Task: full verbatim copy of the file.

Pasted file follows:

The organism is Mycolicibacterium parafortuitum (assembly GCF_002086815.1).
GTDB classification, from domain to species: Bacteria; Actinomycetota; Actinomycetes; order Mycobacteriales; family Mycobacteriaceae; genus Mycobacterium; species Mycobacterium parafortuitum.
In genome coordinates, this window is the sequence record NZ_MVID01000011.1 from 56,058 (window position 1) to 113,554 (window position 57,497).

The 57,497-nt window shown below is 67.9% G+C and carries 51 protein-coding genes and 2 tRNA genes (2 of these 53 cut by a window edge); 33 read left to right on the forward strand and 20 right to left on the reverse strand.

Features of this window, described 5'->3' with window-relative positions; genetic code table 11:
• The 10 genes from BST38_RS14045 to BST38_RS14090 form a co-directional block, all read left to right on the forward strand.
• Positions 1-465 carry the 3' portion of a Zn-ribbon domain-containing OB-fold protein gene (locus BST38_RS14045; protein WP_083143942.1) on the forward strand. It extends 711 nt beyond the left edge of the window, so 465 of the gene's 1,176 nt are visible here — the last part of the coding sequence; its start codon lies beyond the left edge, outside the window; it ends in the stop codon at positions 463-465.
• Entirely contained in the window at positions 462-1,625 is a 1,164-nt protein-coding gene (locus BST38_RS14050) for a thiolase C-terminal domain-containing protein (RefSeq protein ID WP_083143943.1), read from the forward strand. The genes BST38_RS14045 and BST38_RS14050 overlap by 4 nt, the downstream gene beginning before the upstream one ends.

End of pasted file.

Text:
The organism is Mycolicibacterium parafortuitum (assembly GCF_002086815.1).
GTDB classification, from domain to species: Bacteria; Actinomycetota; Actinomycetes; order Mycobacteriales; family Mycobacteriaceae; genus Mycobacterium; species Mycobacterium parafortuitum.
In genome coordinates, this window is the sequence record NZ_MVID01000011.1 from 56,058 (window position 1) to 113,554 (window position 57,497).

The 57,497-nt window shown below is 67.9% G+C and carries 51 protein-coding genes and 2 tRNA genes (2 of these 53 cut by a window edge); 33 read left to right on the forward strand and 20 right to left on the reverse strand.

Features of this window, described 5'->3' with window-relative positions; genetic code table 11:
• The 10 genes from BST38_RS14045 to BST38_RS14090 form a co-directional block, all read left to right on the forward strand.
• Positions 1-465 carry the 3' portion of a Zn-ribbon domain-containing OB-fold protein gene (locus BST38_RS14045; protein WP_083143942.1) on the forward strand. It extends 711 nt beyond the left edge of the window, so 465 of the gene's 1,176 nt are visible here — the last part of the coding sequence; its start codon lies beyond the left edge, outside the window; it ends in the stop codon at positions 463-465.
• Entirely contained in the window at positions 462-1,625 is a 1,164-nt protein-coding gene (locus BST38_RS14050) for a thiolase C-terminal domain-containing protein (RefSeq protein ID WP_083143943.1), read from the forward strand. The genes BST38_RS14045 and BST38_RS14050 overlap by 4 nt, the downstream gene beginning before the upstream one ends.